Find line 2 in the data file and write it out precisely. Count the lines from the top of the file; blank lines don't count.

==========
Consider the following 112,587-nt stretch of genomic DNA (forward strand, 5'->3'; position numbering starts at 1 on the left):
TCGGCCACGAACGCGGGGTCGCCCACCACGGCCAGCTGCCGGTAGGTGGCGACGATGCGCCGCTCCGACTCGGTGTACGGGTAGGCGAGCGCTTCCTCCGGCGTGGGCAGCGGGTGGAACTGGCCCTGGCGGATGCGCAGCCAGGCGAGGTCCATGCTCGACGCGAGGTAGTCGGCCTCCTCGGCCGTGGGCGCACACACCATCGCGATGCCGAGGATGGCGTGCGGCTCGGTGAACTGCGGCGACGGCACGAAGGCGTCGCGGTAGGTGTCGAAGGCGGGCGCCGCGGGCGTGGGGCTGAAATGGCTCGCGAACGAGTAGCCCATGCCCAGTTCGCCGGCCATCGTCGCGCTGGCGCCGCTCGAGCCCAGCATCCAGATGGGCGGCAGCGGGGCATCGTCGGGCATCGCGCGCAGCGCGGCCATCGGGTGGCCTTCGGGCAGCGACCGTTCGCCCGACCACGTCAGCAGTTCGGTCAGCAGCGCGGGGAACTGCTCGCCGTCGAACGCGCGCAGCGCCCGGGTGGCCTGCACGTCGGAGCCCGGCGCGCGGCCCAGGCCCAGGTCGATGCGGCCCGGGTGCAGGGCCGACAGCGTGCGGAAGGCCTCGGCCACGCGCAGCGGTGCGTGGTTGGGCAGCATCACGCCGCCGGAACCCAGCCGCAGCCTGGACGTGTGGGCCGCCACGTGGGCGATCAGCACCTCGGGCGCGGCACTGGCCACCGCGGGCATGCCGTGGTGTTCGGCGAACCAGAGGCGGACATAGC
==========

TCGGCCACGAACGCGGGGTCGCCCACCACGGCCAGCTGCCGGTAGGTGGCGACGATGCGCCGCTCCGACTCGGTGTACGGGTAGGCGAGCGCTTCCTCCGGCGTGGGCAGCGGGTGGAACTGGCCCTGGCGGATGCGCAGCCAGGCGAGGTCCATGCTCGACGCGAGGTAGTCGGCCTCCTCGGCCGTGGGCGCACACACCATCGCGATGCCGAGGATGGCGTGCGGCTCGGTGAACTGCGGCGACGGCACGAAGGCGTCGCGGTAGGTGTCGAAGGCGGGCGCCGCGGGCGTGGGGCTGAAATGGCTCGCGAACGAGTAGCCCATGCCCAGTTCGCCGGCCATCGTCGCGCTGGCGCCGCTCGAGCCCAGCATCCAGATGGGCGGCAGCGGGGCATCGTCGGGCATCGCGCGCAGCGCGGCCATCGGGTGGCCTTCGGGCAGCGACCGTTCGCCCGACCACGTCAGCAGTTCGGTCAGCAGCGCGGGGAACTGCTCGCCGTCGAACGCGCGCAGCGCCCGGGTGGCCTGCACGTCGGAGCCCGGCGCGCGGCCCAGGCCCAGGTCGATGCGGCCCGGGTGCAGGGCCGACAGCGTGCGGAAGGCCTCGGCCACGCGCAGCGGTGCGTGGTTGGGCAGCATCACGCCGCCGGAACCCAGCCGCAGCCTGGACGTGTGGGCCGCCACGTGGGCGATCAGCACCTCGGGCGCGGCACTGGCCACCGCGGGCATGCCGTGGTGTTCGGCGAACCAGAGGCGGACATAGC